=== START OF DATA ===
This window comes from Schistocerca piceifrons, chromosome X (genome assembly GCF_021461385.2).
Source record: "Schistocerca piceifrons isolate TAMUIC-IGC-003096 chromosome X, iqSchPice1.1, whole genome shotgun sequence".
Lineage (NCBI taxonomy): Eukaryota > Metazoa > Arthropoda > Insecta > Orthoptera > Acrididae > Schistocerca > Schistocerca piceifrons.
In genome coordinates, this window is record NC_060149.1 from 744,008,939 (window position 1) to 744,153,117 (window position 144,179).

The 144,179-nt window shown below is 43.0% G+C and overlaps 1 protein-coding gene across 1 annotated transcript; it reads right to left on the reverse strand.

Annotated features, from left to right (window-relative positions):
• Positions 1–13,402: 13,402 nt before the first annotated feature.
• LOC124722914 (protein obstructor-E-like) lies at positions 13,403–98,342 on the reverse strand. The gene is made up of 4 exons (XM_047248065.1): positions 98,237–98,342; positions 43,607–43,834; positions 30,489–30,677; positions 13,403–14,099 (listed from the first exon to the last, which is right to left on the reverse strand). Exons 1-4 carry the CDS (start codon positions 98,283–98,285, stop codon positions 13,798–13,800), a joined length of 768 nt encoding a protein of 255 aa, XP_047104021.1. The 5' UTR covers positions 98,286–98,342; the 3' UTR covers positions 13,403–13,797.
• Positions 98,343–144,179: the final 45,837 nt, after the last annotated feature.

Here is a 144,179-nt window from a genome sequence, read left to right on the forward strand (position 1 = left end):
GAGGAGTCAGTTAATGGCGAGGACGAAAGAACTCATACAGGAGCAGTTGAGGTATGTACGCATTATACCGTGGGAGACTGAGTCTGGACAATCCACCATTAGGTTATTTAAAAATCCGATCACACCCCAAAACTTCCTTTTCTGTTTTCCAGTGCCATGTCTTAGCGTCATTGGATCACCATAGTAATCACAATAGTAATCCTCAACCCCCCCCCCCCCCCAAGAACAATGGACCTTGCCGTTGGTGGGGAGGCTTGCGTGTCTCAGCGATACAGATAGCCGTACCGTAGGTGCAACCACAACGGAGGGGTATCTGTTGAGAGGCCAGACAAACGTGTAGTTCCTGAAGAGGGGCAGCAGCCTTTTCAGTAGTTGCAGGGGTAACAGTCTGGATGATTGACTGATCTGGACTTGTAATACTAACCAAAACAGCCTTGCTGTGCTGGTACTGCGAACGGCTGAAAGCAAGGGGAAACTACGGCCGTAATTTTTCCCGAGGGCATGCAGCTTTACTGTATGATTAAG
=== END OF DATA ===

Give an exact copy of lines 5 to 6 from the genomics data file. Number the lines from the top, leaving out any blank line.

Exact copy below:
The 144,179-nt window shown below is 43.0% G+C and overlaps 1 protein-coding gene across 1 annotated transcript; it reads right to left on the reverse strand.

Annotated features, from left to right (window-relative positions):